Teach

Nurture Shock: Chapter 4

{This is the fourth in a series. Click here to read more.}

Why Kids Lie

or Lying Liars and the Liars Who Love Them

At the beginning of the school year, when I’m getting to know my students and building the community in my classroom, we invariably have a discussion about lying and what happens when you lie. I tell my students this story:

When I was 3 or 4, I went to a preschool that had a huge outdoor space with a ginormous oak tree, and swings and slides, and wooden boats and planes you could sit in and pretend to drive. There were also goats and chickens and ducks (one time a goose chased me around the yard and another time I fell off the monkey bars and sprained my wrist, but that’s not really in this story.) Anyway, I loved going to school there, and I have many fond memories of the things we did, like churning butter and painting outside on the easels and singing in the spring musical (I still remember the song “Yellow, Yellow Daffodils”).

Well, one memory I have is not so great. One day, when my mom picked me up from school, I had a Barbie doll with me. Now, I had not taken a Barbie doll to school with me that day, so my mom asked me where I got the doll. Cool as a cucumber, I replied, “So-and-so gave one to every girl in the class.” Now, do you think I was telling the truth? No? Well, you’re right. I wasn’t. I lied – to my mother! Can you believe it? I had really, secretly taken the Barbie doll from a girl in my class when she left it on one of the swings, and I hid it until it was time to go home, and then I sneaked it into the car with me.

{At this point, there are gasps from the audience and some girls will put their hands over their mouths, shaking their heads in disbelief!}

I continue my tale:

Well, do you think my mother believed that story?

“No!!!” my students all cry! There is usually some giggling, and then I tell them how my mom found out what I had done and made me take the doll back to school, give it to the girl, and apologize. Then we talk about all the “wrongs” in the story and how we won’t lie in our classroom, blah, blah, blah.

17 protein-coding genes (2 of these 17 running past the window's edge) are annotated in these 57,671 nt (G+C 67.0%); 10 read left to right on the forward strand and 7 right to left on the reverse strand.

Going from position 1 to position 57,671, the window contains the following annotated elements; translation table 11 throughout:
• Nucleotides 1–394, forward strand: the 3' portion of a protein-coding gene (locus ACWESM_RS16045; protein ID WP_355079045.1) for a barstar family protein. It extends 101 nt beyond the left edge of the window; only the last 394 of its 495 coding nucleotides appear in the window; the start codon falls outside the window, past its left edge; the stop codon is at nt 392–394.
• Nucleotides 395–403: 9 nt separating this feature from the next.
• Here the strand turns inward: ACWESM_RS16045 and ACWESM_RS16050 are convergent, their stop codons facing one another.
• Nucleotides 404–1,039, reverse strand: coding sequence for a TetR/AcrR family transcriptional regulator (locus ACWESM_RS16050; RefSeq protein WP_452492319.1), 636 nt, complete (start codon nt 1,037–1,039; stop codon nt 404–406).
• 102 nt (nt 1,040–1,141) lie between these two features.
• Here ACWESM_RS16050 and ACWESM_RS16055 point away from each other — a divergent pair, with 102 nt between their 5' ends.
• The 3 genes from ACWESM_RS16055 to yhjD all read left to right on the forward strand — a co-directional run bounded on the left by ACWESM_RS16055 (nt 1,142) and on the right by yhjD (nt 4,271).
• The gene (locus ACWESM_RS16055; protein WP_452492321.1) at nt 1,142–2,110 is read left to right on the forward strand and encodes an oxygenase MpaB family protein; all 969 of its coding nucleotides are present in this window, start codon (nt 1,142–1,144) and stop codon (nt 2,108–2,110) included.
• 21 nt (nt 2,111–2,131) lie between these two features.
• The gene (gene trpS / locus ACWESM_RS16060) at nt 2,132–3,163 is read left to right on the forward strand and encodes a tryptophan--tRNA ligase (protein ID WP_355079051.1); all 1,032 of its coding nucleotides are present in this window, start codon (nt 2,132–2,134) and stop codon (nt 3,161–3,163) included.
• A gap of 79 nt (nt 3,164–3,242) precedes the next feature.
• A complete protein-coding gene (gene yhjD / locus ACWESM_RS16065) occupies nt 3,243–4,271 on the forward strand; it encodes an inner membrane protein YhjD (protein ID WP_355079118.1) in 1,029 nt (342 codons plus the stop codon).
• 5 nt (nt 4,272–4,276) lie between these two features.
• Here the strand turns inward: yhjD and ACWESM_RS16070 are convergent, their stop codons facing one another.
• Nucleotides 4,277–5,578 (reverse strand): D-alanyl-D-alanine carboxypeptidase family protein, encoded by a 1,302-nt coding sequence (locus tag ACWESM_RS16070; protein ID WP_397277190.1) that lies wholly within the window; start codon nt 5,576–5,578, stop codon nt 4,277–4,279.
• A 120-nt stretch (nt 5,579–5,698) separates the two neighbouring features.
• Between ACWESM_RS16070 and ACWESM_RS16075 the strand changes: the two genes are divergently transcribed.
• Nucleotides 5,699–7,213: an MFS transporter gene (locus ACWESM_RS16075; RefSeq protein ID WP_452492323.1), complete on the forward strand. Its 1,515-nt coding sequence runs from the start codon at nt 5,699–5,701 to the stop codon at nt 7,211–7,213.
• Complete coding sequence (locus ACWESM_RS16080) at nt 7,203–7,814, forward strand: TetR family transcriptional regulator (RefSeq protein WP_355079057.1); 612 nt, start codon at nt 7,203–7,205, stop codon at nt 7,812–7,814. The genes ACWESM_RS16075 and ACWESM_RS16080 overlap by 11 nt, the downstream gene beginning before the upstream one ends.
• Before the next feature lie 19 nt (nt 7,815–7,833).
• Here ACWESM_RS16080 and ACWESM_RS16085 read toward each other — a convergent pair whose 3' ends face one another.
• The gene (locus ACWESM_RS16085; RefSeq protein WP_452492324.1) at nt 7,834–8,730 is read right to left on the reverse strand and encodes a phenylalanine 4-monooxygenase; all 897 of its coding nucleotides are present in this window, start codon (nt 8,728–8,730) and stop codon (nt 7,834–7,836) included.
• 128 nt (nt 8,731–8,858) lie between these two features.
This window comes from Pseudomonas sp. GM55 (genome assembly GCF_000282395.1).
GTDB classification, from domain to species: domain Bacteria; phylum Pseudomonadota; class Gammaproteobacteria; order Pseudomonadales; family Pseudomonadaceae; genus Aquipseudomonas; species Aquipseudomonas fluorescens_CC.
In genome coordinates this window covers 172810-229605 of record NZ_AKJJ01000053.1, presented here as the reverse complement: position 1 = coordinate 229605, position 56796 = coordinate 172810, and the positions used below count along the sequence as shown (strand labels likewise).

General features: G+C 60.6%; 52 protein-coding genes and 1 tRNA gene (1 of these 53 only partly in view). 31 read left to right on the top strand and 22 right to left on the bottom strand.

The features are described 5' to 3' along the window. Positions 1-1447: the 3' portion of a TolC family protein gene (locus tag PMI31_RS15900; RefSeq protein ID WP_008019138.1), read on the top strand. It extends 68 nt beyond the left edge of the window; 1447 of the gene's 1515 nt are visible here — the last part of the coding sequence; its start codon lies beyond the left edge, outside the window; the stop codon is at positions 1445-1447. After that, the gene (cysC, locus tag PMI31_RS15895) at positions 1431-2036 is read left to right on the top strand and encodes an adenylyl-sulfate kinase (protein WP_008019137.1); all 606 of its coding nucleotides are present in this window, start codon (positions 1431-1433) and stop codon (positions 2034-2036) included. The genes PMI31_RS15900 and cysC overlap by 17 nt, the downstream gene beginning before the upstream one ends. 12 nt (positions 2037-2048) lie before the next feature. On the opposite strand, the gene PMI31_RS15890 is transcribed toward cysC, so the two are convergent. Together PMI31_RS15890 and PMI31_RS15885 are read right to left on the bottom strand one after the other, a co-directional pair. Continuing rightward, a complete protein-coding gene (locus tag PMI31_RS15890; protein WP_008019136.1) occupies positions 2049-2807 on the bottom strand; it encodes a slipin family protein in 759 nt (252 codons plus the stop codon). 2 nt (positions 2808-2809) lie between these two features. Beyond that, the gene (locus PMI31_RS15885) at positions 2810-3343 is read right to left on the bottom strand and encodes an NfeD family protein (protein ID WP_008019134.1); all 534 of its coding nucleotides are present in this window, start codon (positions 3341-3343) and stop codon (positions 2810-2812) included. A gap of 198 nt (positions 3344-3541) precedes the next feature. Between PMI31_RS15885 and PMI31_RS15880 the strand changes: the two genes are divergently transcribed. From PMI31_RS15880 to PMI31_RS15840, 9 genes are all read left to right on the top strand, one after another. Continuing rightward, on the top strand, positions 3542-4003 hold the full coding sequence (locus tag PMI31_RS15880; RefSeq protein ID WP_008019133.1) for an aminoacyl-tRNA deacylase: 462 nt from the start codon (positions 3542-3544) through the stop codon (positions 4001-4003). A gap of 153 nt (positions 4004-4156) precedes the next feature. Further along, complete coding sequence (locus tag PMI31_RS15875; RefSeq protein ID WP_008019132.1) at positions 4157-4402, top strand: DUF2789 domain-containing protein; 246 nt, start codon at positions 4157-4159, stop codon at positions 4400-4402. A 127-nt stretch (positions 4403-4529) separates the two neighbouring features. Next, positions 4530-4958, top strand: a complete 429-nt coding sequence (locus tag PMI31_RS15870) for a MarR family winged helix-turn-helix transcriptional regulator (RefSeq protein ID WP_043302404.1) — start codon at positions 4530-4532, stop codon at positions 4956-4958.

Now, everything in that story is true. Except one part: my mom believed me when I told her the child had given a doll to every girl in the class. She totally did. I kept the Barbie and went on about my merry way, probably not thinking once about how the other little girl felt about losing her doll. It wasn’t until later, when I was about 12 or 13, that I confessed to my mother, spilling my guts about how naughty I’d been. During the same conversation, I also ‘fessed up to not really liking the ant farm I got one Christmas. To this day, I remember crying when I told my mom the truth, and it’s now a family joke, especially the ant farm – I got one for my “class pet” one year.

Parents do not want to believe their children lie, yet it happens all the time. Young children, learning how to please adults, will often say what they think the adult wants to hear, even if it’s not exactly the truth. And the truth is, we inadvertently model lying for our children: when we pretend not to answer the door when a nosy neighbor rings the bell; when we get pulled over for speeding and tell the officer we didn’t see the speed limit sign; when we say, “I’d love to watch the Disney Barbie Princess video with you – again.”

Then there’s the gift-opening situation, when great-aunt Kitty Belle gives you a hand-knitted sweater – in your favorite colors of orange sherbert and purple haze. Of course, you exclaim, “How wonderful! It will go perfectly with the new pair of jeans I just bought!” and then promptly put it in the bag to go to Goodwill.

The aforementioned scenarios are meant to be humorous and the lying innocuous, employed to save face or to spare the feelings of someone we love. But children are watching and learning, and they pick up on the fact that sometimes, it’s okay to lie.

Bronson and Merryman spent a considerable amount of time with a child psychologist in Canada, Dr. Victoria Talwar, researching information for this chapter. Dr. Talwar has done extensive studies on children and lying, exploring everything from how long it takes a child to peek at a toy when an adult researcher briefly leaves the room to whether adults can tell if children are lying on videotape about being bullied (usually not.) Her research has led to changes in the Canadian legislature regarding children testifying in court cases.

In “The Peeking Game”, the researcher tells a child he will win a prize if he correctly guesses three different toys by the sounds they make. The first two toys are easy guesses – a police car with a siren, a baby doll that cries. The third toy is trickier – it’s a plush soccer ball, and to make the noise, the researcher cracks open a greeting card that plays a tune, in this case, “Fur Elise” by Beethoven. Clearly, there is no way for the child to guess that the toy is a soccer ball from the noise. Before the child can guess, the researcher leaves the room for a few minutes, telling the child not to peek while she is gone. Inevitably, the child peeks – some take only a few seconds, others last longer – but the temptation is just too strong.